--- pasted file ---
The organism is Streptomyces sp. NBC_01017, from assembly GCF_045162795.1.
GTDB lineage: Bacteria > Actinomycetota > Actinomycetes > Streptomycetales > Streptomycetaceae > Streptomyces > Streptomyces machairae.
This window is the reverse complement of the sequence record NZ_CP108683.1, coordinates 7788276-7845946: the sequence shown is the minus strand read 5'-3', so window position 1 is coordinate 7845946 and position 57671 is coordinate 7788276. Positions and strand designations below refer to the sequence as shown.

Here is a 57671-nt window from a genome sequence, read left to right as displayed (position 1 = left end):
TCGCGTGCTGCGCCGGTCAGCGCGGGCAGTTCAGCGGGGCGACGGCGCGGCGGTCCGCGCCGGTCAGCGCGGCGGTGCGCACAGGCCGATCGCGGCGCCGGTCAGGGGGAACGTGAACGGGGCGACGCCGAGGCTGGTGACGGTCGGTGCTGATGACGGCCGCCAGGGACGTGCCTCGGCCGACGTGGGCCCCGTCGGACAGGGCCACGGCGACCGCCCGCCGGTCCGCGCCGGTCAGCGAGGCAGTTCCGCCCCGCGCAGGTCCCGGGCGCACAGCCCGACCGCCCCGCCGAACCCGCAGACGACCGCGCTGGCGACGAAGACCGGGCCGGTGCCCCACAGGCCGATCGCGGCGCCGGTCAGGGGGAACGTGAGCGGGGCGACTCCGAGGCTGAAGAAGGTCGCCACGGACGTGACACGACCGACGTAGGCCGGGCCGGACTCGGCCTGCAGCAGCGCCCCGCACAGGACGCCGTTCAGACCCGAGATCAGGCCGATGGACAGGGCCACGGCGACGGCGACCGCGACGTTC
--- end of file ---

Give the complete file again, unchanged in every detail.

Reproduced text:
The organism is Streptomyces sp. NBC_01017, from assembly GCF_045162795.1.
GTDB lineage: Bacteria > Actinomycetota > Actinomycetes > Streptomycetales > Streptomycetaceae > Streptomyces > Streptomyces machairae.
This window is the reverse complement of the sequence record NZ_CP108683.1, coordinates 7788276-7845946: the sequence shown is the minus strand read 5'-3', so window position 1 is coordinate 7845946 and position 57671 is coordinate 7788276. Positions and strand designations below refer to the sequence as shown.

Here is a 57671-nt window from a genome sequence, read left to right as displayed (position 1 = left end):
TCGCGTGCTGCGCCGGTCAGCGCGGGCAGTTCAGCGGGGCGACGGCGCGGCGGTCCGCGCCGGTCAGCGCGGCGGTGCGCACAGGCCGATCGCGGCGCCGGTCAGGGGGAACGTGAACGGGGCGACGCCGAGGCTGGTGACGGTCGGTGCTGATGACGGCCGCCAGGGACGTGCCTCGGCCGACGTGGGCCCCGTCGGACAGGGCCACGGCGACCGCCCGCCGGTCCGCGCCGGTCAGCGAGGCAGTTCCGCCCCGCGCAGGTCCCGGGCGCACAGCCCGACCGCCCCGCCGAACCCGCAGACGACCGCGCTGGCGACGAAGACCGGGCCGGTGCCCCACAGGCCGATCGCGGCGCCGGTCAGGGGGAACGTGAGCGGGGCGACTCCGAGGCTGAAGAAGGTCGCCACGGACGTGACACGACCGACGTAGGCCGGGCCGGACTCGGCCTGCAGCAGCGCCCCGCACAGGACGCCGTTCAGACCCGAGATCAGGCCGATGGACAGGGCCACGGCGACGGCGACCGCGACGTTC